Data is analyzed by emulating the brain as it ‘sees it’ in the form of images, without any math models. Models are only surrogates and they invariably destroy and warp information, constituting an additional source of risk. The model-free approach does not have this drawback.
Optimum utilizes a measure of correlation which better reflects the level of risk associated with an individual company, portfolio of companies or any financial instruments or asset classes.
Visual Analytics – Cognitive Artificial Intelligence: data is analyzed by transforming scatter plots to images.
Popular Pearson’s correlations work well in linear contexts. In cases of clustering, bifurcations or discontinuities, applying linear correlations is outright wrong. Linear correlation analysis may induce unjustified optimism and distort significantly any risk-type calculations.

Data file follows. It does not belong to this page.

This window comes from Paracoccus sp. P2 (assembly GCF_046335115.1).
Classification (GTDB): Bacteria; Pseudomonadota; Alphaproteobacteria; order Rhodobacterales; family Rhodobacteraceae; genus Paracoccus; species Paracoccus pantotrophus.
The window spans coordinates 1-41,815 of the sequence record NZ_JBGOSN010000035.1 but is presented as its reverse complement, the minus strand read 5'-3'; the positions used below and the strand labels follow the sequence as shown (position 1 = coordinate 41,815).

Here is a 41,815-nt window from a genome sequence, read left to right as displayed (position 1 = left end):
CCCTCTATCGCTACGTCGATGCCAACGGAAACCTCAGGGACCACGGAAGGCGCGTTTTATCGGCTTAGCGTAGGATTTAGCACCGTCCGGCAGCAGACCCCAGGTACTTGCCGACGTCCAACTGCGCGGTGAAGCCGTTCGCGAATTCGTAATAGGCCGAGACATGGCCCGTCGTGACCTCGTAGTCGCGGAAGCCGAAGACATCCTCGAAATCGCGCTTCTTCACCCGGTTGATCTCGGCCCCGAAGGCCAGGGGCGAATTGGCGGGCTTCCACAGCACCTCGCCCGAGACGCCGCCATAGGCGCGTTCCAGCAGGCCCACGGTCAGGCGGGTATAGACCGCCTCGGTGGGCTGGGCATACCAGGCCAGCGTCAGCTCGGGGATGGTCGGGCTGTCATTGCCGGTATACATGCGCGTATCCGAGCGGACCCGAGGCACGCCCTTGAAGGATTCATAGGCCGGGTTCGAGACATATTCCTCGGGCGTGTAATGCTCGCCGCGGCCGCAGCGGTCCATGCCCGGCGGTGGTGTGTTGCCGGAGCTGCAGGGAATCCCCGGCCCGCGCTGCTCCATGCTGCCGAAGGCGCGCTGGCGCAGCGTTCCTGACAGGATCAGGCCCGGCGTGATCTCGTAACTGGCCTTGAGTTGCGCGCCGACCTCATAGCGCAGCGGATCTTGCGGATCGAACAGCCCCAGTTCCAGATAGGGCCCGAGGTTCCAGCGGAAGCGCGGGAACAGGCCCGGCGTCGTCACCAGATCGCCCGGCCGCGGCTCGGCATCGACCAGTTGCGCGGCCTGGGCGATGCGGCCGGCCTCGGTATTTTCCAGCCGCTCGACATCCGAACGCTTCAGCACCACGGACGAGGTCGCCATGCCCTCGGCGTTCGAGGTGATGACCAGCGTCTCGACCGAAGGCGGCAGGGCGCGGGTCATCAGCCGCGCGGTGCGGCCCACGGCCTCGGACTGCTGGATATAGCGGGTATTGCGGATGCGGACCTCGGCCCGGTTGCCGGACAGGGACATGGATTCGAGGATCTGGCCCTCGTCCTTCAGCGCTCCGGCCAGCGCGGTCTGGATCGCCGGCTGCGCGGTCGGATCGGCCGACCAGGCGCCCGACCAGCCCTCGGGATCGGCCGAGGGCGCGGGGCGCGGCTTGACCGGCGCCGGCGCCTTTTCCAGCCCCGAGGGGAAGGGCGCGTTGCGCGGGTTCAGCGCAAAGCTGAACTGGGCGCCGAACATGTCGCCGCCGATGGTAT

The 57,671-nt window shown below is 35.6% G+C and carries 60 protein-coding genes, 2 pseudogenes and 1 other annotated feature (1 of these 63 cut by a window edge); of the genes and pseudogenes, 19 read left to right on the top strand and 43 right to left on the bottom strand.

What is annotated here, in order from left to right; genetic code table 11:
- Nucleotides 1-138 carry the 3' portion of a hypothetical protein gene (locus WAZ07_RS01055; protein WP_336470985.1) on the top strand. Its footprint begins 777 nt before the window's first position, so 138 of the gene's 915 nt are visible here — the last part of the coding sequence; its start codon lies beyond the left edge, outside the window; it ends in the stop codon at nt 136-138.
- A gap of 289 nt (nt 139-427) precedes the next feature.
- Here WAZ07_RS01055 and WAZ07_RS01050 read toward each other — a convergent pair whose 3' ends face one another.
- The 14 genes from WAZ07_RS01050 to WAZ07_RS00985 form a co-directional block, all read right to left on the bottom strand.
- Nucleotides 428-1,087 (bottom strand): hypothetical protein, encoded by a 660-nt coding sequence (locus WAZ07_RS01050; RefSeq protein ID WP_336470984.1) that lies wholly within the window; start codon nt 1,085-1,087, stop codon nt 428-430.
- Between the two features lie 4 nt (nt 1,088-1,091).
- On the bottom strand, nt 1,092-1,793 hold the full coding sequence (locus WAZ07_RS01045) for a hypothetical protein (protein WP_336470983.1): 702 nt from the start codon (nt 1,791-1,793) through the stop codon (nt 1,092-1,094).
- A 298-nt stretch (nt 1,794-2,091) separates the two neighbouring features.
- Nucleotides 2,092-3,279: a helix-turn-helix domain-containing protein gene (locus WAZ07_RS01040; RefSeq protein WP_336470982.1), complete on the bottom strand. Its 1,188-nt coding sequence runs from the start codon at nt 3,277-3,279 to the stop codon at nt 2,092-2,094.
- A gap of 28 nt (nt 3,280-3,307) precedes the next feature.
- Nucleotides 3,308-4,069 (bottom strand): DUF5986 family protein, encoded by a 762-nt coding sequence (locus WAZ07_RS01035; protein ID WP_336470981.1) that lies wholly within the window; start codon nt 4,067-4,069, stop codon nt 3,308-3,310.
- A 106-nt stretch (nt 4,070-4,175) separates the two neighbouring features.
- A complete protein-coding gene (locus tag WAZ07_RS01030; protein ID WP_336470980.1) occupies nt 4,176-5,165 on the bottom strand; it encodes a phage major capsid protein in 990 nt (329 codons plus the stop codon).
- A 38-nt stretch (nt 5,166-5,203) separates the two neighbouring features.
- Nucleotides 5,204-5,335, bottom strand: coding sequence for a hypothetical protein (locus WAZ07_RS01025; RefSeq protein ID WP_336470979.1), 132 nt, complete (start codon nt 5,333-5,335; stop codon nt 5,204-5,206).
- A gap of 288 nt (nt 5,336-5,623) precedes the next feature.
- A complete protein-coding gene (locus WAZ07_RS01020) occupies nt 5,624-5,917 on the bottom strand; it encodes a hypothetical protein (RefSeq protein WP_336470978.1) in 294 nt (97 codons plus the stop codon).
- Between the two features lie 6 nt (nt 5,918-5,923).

Examples are illustrated below.
Generalized correlations yield more realistic values of correlation and can capture inter-dependencies which linear techniques miss.
The surprising fact is that this shortcoming of linear correlations is known but neglected by the mainstream of fund managers and analysts.
Generalized correlations lie at the heart of measuring the complexity of stocks, portfolios, funds or corporations. The new information and insight which complexity quantification brings makes it possible to radically rethink asset selection, risk management and portfolio design.